Chernobyl Facts
Chernobyl Facts

25 Shocking Facts about Chernobyl

By Karin Lehnardt, Senior Writer
Published July 17, 2018
  • The World Health Organization estimates that 30,000 deaths can be attributed to the Chernobyl disaster. Over seven million people have been exposed to radiation from the accident.[2]
  • The first person to die in the Chernobyl accident was Valery Khodemchuk, a plant worker who was monitoring the water pumps to the nuclear core.[2]
  • Radioactive dust from the Chernobyl disaster reached across northern and western Europe and even as far as the eastern United States.[2]
  • While the explosion took place in 1986, officials say it could take up to 100 years before Chernobyl is completely decommissioned.[2]
  • The Chernobyl explosion unleashed at least 400 times more radioactive fallout than the bomb the United States dropped on Hiroshima in 1945.[2]
  • Nuclear rain from the Chernobyl disaster fell as far west as Ireland.[5]
  • Pripyat Fact
    The once-thriving city of Pripyat, which housed many of the nuclear facility’s workers, became a ghost town overnight.
  • The nearest town to Chernobyl was the newly built city Pripyat. It will take 3,000 years for Pripyat to be considered safe for human habitation again.[2]
  • Birds around Chernobyl have significantly smaller brains than those living in non-radiation poisoned areas.[6]
  • Trees living around Chernobyl grow slower than their non-irradiated counterparts. Additionally, there are fewer spiders and insects around Chernobyl.[6]
  • Game animals, even those that live outside of the exclusion zone, including some caught as far away as Germany, still show abnormal and dangerous levels of radiation.[6]
  • After the Chernobyl disaster, one nearby forest, now known as the "Red Forest," turned a reddish color and died. However, even 15–20 years after the meltdown, the trees have not decayed.[6]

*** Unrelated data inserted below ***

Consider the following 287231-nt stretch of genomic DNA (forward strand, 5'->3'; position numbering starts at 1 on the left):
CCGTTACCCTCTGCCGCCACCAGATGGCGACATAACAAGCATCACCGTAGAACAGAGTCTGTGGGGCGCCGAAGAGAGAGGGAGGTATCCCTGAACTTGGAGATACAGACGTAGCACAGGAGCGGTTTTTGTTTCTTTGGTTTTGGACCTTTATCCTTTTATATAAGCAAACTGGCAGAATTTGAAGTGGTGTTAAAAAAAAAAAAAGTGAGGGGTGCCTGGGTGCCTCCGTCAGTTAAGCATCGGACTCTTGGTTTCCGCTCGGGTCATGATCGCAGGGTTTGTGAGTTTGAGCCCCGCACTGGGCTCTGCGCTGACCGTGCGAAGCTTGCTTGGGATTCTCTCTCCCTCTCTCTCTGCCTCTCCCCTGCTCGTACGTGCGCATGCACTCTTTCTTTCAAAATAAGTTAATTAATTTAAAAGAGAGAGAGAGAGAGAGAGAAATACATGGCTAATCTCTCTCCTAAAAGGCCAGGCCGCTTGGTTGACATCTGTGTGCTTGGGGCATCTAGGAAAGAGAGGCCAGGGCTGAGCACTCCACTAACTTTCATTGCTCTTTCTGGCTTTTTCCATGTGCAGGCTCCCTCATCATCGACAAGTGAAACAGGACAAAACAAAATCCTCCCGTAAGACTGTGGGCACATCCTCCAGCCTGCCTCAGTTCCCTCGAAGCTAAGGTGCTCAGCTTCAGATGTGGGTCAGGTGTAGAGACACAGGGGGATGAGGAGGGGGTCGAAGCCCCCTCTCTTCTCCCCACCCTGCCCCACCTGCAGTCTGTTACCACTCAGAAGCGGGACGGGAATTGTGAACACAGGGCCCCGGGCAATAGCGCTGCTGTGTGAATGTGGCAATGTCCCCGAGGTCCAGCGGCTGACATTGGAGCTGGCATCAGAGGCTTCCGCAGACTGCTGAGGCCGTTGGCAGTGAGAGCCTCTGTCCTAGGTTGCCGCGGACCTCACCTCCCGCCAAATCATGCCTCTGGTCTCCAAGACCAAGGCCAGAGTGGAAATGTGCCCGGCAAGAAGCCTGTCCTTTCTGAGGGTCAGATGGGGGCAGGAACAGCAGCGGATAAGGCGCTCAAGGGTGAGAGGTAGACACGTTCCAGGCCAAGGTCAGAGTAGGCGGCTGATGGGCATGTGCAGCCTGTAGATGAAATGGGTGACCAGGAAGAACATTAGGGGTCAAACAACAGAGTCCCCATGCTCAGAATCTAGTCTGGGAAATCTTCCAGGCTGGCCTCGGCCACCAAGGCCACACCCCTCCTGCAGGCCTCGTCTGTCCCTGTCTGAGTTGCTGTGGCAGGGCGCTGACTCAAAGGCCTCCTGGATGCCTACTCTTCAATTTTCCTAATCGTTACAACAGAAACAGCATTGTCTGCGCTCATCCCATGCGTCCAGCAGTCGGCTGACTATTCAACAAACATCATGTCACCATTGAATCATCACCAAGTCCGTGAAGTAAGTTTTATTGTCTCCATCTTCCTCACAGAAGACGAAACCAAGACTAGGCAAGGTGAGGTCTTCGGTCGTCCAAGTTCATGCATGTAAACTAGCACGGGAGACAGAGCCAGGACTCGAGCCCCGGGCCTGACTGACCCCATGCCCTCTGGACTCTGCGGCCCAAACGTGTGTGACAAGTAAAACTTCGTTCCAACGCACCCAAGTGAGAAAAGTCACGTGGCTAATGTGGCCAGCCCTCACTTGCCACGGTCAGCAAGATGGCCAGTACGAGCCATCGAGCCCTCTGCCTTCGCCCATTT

• Soviet authorities allegedly forced thousands of pregnant women within the 18.6 mile (30-kilometer) exclusion zone to get an abortion after the disaster.[7]
  • Six months after the explosion, workers built a make-shift cover for the reactor to protect the environment from radiation for at least 30 years. Called the "Sarcophagus," the cover has now developed cracks, triggering an international effort to create a new encasement.[2]
  • Show me a fantasy novel about Chernobyl--there isn't one! Because reality is more fantastic.

    - Svetlana Alexievich, Voices from Chernobyl: The Oral History of a Nuclear Disaster 

  • Today, Chernobyl has become one of the world's most unique wildlife areas. Populations of eagles, beavers, wolves, and deer live in the abandoned area around Chernobyl.[2]
  • No one is sure how many people died directly from the Chernobyl accident. Estimates range from 4,000 to 93,000.[7]
  • Twenty-eight firefighters and clean-up workers died within three months of the Chernobyl disaster, all from acute radiation sickness.[7]